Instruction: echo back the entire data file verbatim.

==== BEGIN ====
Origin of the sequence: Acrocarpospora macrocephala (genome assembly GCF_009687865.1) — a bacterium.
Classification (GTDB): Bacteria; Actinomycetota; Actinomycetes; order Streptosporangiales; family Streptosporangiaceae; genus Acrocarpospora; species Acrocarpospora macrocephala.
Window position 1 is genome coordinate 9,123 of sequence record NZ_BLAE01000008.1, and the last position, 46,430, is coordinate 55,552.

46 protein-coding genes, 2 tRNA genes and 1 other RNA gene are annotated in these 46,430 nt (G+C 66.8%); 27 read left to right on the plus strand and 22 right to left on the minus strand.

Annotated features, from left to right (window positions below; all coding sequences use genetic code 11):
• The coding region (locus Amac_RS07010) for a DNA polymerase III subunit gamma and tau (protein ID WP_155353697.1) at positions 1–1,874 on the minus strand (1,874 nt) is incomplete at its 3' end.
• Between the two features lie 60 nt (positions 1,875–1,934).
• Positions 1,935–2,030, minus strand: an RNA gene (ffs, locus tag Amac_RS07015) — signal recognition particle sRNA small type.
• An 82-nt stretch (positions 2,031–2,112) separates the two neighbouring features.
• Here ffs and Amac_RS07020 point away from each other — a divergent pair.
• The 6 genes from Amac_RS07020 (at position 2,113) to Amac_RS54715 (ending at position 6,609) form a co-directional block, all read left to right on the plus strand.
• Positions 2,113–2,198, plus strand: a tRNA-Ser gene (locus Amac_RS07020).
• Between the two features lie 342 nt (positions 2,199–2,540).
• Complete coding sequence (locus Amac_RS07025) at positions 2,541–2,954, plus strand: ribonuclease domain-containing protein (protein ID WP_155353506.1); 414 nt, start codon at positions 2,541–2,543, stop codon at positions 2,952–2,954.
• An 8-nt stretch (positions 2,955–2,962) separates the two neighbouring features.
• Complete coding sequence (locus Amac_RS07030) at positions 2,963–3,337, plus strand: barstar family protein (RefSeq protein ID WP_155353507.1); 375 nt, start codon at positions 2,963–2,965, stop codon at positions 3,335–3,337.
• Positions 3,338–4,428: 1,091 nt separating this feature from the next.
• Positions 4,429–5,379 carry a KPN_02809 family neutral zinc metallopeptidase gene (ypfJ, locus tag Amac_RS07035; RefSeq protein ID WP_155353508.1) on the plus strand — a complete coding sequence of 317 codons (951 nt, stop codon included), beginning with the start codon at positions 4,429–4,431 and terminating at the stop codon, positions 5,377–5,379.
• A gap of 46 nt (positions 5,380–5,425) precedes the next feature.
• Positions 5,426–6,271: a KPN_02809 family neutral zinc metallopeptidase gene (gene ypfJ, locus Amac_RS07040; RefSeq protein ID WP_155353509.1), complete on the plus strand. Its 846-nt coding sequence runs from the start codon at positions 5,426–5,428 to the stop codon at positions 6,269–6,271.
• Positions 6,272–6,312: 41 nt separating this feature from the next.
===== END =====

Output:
Origin of the sequence: Acrocarpospora macrocephala (genome assembly GCF_009687865.1) — a bacterium.
Classification (GTDB): Bacteria; Actinomycetota; Actinomycetes; order Streptosporangiales; family Streptosporangiaceae; genus Acrocarpospora; species Acrocarpospora macrocephala.
Window position 1 is genome coordinate 9,123 of sequence record NZ_BLAE01000008.1, and the last position, 46,430, is coordinate 55,552.

46 protein-coding genes, 2 tRNA genes and 1 other RNA gene are annotated in these 46,430 nt (G+C 66.8%); 27 read left to right on the plus strand and 22 right to left on the minus strand.

Annotated features, from left to right (window positions below; all coding sequences use genetic code 11):
• The coding region (locus Amac_RS07010) for a DNA polymerase III subunit gamma and tau (protein ID WP_155353697.1) at positions 1–1,874 on the minus strand (1,874 nt) is incomplete at its 3' end.
• Between the two features lie 60 nt (positions 1,875–1,934).
• Positions 1,935–2,030, minus strand: an RNA gene (ffs, locus tag Amac_RS07015) — signal recognition particle sRNA small type.
• An 82-nt stretch (positions 2,031–2,112) separates the two neighbouring features.
• Here ffs and Amac_RS07020 point away from each other — a divergent pair.
• The 6 genes from Amac_RS07020 (at position 2,113) to Amac_RS54715 (ending at position 6,609) form a co-directional block, all read left to right on the plus strand.
• Positions 2,113–2,198, plus strand: a tRNA-Ser gene (locus Amac_RS07020).
• Between the two features lie 342 nt (positions 2,199–2,540).
• Complete coding sequence (locus Amac_RS07025) at positions 2,541–2,954, plus strand: ribonuclease domain-containing protein (protein ID WP_155353506.1); 414 nt, start codon at positions 2,541–2,543, stop codon at positions 2,952–2,954.
• An 8-nt stretch (positions 2,955–2,962) separates the two neighbouring features.
• Complete coding sequence (locus Amac_RS07030) at positions 2,963–3,337, plus strand: barstar family protein (RefSeq protein ID WP_155353507.1); 375 nt, start codon at positions 2,963–2,965, stop codon at positions 3,335–3,337.
• Positions 3,338–4,428: 1,091 nt separating this feature from the next.
• Positions 4,429–5,379 carry a KPN_02809 family neutral zinc metallopeptidase gene (ypfJ, locus tag Amac_RS07035; RefSeq protein ID WP_155353508.1) on the plus strand — a complete coding sequence of 317 codons (951 nt, stop codon included), beginning with the start codon at positions 4,429–4,431 and terminating at the stop codon, positions 5,377–5,379.
• A gap of 46 nt (positions 5,380–5,425) precedes the next feature.
• Positions 5,426–6,271: a KPN_02809 family neutral zinc metallopeptidase gene (gene ypfJ, locus Amac_RS07040; RefSeq protein ID WP_155353509.1), complete on the plus strand. Its 846-nt coding sequence runs from the start codon at positions 5,426–5,428 to the stop codon at positions 6,269–6,271.
• Positions 6,272–6,312: 41 nt separating this feature from the next.